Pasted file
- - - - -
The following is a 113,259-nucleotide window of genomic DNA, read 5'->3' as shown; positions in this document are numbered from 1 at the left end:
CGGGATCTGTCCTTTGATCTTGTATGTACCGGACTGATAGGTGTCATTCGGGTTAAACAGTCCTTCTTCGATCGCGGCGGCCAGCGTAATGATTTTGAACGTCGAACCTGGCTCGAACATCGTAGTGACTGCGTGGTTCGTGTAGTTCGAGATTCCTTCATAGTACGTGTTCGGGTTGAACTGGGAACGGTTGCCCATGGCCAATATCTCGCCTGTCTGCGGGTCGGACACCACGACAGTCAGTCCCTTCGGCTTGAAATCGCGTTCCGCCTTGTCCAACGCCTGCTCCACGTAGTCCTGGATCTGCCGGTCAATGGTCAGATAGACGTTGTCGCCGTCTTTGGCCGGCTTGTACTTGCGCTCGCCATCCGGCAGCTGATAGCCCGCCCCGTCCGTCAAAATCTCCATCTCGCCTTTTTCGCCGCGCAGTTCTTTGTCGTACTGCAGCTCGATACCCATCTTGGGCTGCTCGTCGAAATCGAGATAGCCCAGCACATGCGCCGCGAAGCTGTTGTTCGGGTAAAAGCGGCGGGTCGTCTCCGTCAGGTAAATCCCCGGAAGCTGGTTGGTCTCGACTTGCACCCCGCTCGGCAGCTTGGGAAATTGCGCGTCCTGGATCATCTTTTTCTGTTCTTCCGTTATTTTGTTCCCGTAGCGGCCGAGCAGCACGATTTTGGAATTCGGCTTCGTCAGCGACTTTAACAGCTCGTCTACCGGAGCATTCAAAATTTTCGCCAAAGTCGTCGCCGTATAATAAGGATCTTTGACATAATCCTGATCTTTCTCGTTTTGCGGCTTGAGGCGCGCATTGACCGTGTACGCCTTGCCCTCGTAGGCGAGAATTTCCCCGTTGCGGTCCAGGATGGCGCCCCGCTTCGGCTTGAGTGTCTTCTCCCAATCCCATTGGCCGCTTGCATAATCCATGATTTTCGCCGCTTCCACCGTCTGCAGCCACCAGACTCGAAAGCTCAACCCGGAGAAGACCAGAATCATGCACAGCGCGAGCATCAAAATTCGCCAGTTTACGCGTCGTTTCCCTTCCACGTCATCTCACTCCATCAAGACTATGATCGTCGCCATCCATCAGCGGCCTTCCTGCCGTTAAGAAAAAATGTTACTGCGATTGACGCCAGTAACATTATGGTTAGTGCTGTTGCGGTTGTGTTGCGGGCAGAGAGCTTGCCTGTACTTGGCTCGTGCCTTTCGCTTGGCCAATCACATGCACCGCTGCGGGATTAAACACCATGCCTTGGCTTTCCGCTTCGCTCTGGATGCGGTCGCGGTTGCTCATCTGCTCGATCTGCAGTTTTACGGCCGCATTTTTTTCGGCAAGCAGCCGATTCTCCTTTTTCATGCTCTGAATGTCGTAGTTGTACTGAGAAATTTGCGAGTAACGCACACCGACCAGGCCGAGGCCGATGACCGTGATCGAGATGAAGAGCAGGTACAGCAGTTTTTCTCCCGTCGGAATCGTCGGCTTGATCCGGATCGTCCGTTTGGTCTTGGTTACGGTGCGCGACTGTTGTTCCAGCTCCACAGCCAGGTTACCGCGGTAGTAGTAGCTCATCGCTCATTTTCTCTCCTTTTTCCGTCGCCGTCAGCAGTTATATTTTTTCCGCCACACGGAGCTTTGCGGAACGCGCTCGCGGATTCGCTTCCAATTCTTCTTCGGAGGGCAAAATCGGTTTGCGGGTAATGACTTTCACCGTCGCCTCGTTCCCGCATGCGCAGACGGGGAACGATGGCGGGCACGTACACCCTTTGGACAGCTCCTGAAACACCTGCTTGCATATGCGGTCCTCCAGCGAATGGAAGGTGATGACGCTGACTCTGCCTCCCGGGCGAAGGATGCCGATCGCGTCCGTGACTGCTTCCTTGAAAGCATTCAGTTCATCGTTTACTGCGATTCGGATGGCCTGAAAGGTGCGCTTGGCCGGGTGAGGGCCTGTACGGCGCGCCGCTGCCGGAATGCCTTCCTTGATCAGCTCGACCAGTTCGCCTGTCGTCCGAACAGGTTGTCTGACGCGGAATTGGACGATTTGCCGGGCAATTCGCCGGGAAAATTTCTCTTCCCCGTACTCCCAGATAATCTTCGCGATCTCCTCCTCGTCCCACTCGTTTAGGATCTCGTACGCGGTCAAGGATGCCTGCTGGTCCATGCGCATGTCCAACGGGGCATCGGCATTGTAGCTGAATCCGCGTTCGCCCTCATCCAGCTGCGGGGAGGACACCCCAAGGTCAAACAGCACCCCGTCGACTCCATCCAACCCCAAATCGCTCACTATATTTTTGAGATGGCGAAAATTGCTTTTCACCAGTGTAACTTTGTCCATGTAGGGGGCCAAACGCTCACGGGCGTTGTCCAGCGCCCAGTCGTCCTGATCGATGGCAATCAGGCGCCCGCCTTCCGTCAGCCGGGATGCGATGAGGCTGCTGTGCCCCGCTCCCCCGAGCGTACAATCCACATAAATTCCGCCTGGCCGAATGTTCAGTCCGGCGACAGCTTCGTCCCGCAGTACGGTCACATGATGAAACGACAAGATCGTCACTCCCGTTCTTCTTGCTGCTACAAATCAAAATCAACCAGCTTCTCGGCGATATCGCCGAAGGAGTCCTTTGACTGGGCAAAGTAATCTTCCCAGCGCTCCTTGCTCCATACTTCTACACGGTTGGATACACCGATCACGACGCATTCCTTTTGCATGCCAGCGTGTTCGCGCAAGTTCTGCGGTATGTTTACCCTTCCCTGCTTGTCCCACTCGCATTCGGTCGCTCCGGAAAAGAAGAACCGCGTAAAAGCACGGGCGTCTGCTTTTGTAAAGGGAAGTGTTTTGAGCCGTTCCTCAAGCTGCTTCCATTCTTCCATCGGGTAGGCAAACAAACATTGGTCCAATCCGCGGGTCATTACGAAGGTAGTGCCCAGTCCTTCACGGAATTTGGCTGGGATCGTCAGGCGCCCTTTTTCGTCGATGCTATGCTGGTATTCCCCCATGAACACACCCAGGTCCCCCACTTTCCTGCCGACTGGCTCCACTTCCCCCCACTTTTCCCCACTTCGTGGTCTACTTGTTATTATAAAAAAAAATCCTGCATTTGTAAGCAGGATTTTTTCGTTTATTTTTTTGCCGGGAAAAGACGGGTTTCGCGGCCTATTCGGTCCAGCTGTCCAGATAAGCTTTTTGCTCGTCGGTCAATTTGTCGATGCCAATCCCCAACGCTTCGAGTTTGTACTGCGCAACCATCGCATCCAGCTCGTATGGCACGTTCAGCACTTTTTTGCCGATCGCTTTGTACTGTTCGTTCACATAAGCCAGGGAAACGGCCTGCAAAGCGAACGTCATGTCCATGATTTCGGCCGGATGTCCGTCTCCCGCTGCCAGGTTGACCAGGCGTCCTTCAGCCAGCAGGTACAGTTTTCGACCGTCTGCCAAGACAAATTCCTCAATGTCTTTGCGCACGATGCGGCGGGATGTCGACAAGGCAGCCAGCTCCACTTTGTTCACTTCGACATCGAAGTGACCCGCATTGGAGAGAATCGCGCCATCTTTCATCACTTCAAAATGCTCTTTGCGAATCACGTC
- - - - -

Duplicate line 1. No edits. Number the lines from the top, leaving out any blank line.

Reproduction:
The following is a 113,259-nucleotide window of genomic DNA, read 5'->3' as shown; positions in this document are numbered from 1 at the left end: